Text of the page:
Find your ancestors in New South Wales, Junior and Senior Public Examinations 1867-1916

New South Wales, Junior and Senior Public Examinations 1867-1916

Search for students who sat the New South Wales Junior and Senior Public Examinations between 1867 and 1916 and learn about your ancestor’s schooling.

What can these records tell me?

Each record includes a transcript. The amount of information listed varies, but the New South Wales Junior & Senior Public Examinations 1867-1916 usually include the following information about your ancestor:

* Name

* School / teacher

* Examination type

* Year

* Additional notes are sometimes included

Discover more about New South Wales Junior & Public Examinations 1867-1916

This index lists students who obtained pass marks in one or more subjects in the New South Wales Junior and Senior examinations between 1867 and 1916. It also includes some schools and students from Queensland, as there was no equivalent standard examination available there during this period.

These records have been compiled from published lists of the results of the Junior and Senior Public Examinations. In cases where these published lists have not survived, records of the University of Sydney have been consulted.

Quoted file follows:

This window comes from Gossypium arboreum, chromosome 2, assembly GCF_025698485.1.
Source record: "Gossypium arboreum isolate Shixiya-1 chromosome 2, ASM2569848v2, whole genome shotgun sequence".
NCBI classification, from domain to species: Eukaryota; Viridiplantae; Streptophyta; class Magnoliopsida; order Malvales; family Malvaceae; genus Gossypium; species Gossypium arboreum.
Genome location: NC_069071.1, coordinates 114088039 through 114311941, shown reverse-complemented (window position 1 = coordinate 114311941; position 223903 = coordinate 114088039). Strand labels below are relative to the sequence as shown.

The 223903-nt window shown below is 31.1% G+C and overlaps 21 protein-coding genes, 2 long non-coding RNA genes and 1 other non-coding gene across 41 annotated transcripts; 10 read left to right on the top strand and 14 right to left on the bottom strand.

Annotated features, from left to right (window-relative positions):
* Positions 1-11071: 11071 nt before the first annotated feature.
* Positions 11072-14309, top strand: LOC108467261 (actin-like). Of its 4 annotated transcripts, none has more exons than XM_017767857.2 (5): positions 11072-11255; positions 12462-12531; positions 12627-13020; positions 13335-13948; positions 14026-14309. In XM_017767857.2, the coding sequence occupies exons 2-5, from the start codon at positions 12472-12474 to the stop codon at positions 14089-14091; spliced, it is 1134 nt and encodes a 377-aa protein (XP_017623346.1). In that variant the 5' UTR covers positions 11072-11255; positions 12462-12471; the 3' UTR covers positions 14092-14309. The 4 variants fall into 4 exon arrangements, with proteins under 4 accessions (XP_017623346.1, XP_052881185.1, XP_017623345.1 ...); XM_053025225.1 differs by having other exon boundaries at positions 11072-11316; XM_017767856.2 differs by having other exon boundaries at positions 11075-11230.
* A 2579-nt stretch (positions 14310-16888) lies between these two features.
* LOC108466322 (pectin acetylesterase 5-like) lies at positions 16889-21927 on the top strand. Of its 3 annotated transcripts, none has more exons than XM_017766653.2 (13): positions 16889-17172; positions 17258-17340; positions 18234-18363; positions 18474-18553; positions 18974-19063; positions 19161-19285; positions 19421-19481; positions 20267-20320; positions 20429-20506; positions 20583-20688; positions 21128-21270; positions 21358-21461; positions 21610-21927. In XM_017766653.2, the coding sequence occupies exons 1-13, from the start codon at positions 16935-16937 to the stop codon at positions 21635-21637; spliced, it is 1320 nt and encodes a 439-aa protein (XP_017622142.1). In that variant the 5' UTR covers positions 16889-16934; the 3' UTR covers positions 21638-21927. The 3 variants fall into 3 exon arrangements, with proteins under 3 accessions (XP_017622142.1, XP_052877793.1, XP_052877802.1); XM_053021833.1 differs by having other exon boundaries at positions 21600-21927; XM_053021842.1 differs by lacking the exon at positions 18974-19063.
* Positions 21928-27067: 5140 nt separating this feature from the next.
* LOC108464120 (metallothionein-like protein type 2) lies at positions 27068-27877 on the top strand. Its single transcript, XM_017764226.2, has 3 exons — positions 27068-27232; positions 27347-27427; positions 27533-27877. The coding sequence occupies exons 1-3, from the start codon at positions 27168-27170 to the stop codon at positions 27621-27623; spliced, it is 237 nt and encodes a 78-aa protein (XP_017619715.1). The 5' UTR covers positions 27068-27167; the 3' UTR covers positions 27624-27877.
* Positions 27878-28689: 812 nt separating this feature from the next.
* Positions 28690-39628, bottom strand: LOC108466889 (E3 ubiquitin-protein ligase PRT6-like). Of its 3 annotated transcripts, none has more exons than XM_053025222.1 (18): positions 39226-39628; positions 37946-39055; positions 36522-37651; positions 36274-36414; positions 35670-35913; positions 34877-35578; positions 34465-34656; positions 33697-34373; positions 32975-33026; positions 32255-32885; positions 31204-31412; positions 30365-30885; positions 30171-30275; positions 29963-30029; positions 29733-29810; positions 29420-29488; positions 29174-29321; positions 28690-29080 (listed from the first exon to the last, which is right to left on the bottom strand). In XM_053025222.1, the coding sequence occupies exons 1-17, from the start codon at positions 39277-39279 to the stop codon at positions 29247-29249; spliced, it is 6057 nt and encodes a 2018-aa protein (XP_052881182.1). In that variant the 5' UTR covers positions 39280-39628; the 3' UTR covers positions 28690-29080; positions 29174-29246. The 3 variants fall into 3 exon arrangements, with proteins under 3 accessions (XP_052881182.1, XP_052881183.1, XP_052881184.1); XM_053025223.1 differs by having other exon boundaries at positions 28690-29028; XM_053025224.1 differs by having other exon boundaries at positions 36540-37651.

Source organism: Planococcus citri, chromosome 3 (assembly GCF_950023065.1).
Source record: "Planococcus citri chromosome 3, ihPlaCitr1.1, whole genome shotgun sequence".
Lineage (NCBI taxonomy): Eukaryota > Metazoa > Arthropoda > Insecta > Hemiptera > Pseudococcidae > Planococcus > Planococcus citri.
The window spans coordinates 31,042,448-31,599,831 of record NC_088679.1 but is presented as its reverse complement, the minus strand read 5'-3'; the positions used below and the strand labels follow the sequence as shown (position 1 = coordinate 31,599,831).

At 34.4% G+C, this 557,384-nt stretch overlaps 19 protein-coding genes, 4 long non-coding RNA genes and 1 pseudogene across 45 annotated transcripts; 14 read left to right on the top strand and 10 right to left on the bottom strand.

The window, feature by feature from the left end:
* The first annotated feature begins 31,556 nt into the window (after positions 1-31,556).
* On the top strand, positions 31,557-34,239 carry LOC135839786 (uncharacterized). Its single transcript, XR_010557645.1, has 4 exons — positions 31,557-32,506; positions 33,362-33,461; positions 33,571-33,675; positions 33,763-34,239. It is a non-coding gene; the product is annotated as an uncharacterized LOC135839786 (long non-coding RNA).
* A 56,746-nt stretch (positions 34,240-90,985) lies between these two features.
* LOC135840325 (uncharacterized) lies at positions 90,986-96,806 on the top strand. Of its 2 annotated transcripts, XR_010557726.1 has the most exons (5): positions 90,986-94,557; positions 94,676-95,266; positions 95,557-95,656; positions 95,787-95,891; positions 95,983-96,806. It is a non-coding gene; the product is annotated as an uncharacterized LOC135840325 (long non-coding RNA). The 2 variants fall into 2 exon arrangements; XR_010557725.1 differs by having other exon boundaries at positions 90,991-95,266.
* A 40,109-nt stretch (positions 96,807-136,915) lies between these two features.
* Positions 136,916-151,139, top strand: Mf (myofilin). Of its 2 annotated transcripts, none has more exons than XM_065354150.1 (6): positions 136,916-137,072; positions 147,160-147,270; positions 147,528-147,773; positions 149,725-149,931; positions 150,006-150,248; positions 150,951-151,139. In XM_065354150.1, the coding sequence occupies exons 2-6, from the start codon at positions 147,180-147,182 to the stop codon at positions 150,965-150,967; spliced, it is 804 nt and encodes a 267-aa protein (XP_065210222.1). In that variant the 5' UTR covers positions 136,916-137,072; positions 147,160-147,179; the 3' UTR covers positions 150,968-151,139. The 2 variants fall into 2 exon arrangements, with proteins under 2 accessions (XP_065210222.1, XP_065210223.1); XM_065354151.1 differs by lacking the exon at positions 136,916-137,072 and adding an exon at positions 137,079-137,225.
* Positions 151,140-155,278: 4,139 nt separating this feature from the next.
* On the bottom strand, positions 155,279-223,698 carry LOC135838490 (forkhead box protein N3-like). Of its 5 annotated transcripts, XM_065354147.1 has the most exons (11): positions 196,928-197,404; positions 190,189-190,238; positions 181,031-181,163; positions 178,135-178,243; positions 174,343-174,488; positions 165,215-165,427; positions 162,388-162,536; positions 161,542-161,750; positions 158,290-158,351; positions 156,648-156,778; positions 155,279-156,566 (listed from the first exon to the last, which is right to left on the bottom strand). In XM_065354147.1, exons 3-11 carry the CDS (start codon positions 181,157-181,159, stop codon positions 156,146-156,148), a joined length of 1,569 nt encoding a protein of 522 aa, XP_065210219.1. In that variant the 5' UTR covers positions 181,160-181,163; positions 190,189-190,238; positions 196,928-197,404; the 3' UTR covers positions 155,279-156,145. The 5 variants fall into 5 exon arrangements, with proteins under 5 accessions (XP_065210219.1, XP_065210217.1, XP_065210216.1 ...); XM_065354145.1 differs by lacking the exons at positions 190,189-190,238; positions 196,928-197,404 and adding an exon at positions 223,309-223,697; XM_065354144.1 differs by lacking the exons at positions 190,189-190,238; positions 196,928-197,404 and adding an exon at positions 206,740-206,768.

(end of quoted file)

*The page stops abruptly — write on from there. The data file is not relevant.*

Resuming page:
Note that there was no limit to the number of times a student could sit for one or more subjects in either examination level, meaning that your ancestor may appear more than once in this index, even listed as attending different schools.

Another thing to keep in mind is that the admission of women was not allowed at the University of Sydney until 1881.

For historical context, Henry Parkes’ Public Schools Act was passed in 1866. This Act introduced standards for teachers and teacher training. With the help of the Public Schools Act, the University of Sydney – which had been founded in 1852 – established the New South Wales Junior and Public Examinations.

The University’s Board of Examiners set papers annually in order to lift educational standards prior to students’ entry to the university. In less than a decade, these examinations came to provide a single standard according to which different schools, and their students and teachers, could be assessed.

The Junior Examination was open to all students from the age of 14 years onward, while the Senior Examination was for students aged 16 years and over. The majority of students sat these exams simply to complete their education. Good marks in the Junior or Senior examinations could grant students matriculation (university entrance), but those who did not achieve a pass in either of these examinations could undertake a separate Matriculation Examination.

Data compiled and provided by Vicki Eldridge and Leigh Eldridge (Twigs & Branches Pty. Limited).